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Financial writer praises city’s business climate
Jul 31, 2014

Winnipeg hosted its third biennial Winnipeg Real Estate Forum this spring with another impressive gathering of the “who’s who” in commercial real estate. As was the case with the two previous installments of this successful event, it drew many outsiders to find out first-hand why Winnipeg is one of the best places to do business.  What makes this forum so effective is the way it draws key players together. Be it brokers, developers, asset managers, financing specialists, senior government officials, investors or other specialists who focus on commercial real estate, this forum really does create a synergy of ideas about emerging trends unique to Winnipeg’s strengths.
Just this past month, London’s Financial Times ran a story entitled, Why Winnipeg is One of the Best Places to do Business in Canada.  Maybe word got out from the Winnipeg Real Estate Forum about some of the exciting new developments in Winnipeg. However it happened, the fact is that Winnipeg was not only given a great headline, but the article reflected on some very positive developments.  
For one, it said KPMG named the city the least expensive place to do business in Western Canada.  It also noted a good quote from WinnipegREALTORS® on some of the City’s new shiny assets such as the James Armstrong Richardson International Airport, Investors Group Field, and the Canadian Museum for Human Rights. It also mentioned CentrePort and its potential to set Winnipeg up as a major freight-forwarding destination in North America.
The story mentioned the strength of the local residential real estate market. It has clearly been one if the best performing markets in the country for the last number of years. 
Proof of some of the success has been how quickly Waverley West lands in southwest Winnipeg have been subdivided and how many new houses have been built.  
It quoted from a report from RE/MAX that this major new development is “running a full eight years ahead of estimates.”
Financial Times reporter Francesca Steele spoke about our well-established arts scene, with the Royal Winnipeg Ballet, numerous theatres and the Winnipeg Symphony all being mentioned. Even the Fringe Festival, which just wrapped up, was acknowledged.
If there had been more space to elaborate on why Winnipeg is getting noticed,  what would Economic Development Winnipeg (EDW) have to share with her?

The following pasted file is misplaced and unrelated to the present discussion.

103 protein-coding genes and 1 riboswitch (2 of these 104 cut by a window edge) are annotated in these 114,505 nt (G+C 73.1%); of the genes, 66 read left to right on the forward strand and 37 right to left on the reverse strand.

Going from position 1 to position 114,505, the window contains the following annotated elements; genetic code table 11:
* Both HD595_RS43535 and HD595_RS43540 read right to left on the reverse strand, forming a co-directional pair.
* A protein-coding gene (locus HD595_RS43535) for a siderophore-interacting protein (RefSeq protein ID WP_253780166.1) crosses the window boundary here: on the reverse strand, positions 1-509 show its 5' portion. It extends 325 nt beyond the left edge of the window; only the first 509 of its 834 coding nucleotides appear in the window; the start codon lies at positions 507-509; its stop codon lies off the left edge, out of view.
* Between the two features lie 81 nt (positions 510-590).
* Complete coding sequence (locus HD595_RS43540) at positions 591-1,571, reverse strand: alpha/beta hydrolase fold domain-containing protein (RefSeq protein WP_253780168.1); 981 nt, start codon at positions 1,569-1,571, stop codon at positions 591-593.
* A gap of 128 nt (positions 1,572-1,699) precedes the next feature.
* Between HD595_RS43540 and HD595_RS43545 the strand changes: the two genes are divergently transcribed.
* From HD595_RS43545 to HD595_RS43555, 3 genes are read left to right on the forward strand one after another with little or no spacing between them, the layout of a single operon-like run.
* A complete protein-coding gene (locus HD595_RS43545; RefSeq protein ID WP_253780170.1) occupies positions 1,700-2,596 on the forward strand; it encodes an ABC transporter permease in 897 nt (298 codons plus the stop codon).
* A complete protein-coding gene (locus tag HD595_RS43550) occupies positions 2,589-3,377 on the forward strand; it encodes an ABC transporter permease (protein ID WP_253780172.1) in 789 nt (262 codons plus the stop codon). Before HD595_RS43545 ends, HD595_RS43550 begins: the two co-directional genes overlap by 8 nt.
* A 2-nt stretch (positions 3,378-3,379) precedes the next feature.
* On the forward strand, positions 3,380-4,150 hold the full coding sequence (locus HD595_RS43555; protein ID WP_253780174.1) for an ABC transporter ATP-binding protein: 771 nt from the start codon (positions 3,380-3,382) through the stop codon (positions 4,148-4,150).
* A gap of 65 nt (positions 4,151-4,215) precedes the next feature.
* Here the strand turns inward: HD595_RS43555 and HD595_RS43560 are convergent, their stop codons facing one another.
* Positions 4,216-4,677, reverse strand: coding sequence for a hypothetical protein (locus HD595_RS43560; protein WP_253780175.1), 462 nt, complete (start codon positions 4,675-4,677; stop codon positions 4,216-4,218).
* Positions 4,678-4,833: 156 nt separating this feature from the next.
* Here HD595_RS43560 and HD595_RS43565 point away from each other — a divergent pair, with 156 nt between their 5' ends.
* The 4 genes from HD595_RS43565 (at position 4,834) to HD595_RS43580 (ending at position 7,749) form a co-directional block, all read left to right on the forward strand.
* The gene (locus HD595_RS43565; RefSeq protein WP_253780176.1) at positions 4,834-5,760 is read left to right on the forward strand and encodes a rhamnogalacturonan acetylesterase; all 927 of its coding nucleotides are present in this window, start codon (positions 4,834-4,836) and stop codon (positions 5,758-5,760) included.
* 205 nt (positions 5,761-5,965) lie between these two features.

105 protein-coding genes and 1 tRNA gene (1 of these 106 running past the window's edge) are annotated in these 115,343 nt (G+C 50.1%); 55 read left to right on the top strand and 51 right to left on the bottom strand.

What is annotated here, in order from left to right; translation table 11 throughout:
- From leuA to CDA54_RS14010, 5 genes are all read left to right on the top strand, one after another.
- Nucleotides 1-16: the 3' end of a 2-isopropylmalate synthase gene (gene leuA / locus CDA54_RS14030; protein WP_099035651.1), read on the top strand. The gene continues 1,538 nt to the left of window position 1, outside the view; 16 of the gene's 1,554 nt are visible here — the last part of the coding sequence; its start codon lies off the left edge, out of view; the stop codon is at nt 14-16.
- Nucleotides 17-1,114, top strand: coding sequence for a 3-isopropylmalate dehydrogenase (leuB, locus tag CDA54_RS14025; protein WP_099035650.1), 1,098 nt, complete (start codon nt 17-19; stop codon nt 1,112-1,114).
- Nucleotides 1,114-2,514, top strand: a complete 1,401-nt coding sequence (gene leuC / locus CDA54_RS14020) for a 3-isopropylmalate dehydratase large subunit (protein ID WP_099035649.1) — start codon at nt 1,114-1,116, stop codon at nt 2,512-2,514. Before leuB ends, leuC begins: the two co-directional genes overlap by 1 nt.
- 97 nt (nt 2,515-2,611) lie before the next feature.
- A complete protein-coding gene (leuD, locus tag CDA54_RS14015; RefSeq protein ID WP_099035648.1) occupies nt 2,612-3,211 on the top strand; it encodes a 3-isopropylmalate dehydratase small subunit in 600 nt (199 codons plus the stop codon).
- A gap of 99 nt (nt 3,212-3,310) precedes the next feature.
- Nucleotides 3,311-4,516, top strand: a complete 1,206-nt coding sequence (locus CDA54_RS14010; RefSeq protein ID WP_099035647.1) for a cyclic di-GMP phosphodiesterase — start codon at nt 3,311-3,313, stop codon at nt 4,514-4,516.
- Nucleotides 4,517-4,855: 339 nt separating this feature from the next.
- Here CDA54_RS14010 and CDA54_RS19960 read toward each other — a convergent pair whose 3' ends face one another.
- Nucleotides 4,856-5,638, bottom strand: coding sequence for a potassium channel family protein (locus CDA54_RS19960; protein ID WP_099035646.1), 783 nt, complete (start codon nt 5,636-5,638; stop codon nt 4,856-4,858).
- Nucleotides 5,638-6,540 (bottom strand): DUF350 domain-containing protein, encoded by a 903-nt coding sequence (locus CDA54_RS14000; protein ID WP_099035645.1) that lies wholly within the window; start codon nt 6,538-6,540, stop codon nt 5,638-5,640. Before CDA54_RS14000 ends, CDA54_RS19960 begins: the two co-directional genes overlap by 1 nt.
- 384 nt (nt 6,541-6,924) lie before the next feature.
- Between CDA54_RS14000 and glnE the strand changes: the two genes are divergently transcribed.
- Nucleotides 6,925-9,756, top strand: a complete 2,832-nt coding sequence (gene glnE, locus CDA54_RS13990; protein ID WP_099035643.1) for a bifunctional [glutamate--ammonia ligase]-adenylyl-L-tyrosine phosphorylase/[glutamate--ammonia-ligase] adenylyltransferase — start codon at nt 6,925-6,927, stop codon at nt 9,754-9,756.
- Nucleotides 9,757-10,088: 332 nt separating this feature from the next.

Here is what Greg Dandewich, senior vice-president of EDW, said to back up her story’s headline: “Winnipeg’s resilient economy, particularly over the past decade, is the result of a balanced and diversified industry portfolio. Its economy is built upon several strategic sectors that have proven stable through various global financial cycles, yielding continued GDP growth, low unemployment, and steady and growing capital investments. An economic engine that includes aerospace, financial services, transportation/distribution logistics, information and communications technology, life sciences and agribusiness provides a solid foundation for Winnipeg’s steady economy. 
“When coupled with the lowest overall business costs in Western Canada and the Midwestern and Pacific U.S. (KPMG Competitive Alternatives 2014); a growing population base resulting in an increased pool of skilled workers; and the highest rate of labour participation and the second-lowest turnover rate in Canada, this welcome scenario positions Winnipeg as one of Canada’s most competitive locations for new business investment.”
And here is a comment Greg Dandewich made which specifically relates to our CentrePort initiative: “Winnipeg’s central location puts it at the hub of five major continental and global transportation routes in North America, and is the only major city between Thunder Bay and Vancouver with direct rail connections to the U.S. — providing efficient and cost-effective distribution networks into North American and global markets.”
As we get ready to open the Canadian Museum for Human Rights this September, and are already benefiting from the launch of the Journey to Churchill exhibit at Assiniboine Zoo this summer, let’s just say Winnipeg is strengthening its reputation as having a diversified economy with real opportunity to enhance its tourism potential.
Of course, we cannot forget our long-standing multicultural festival — Folklorama — which is celebrating its 45th anniversary and kicks off this weekend. Folklorama runs until August 16. This year’s festival features 43 pavilions.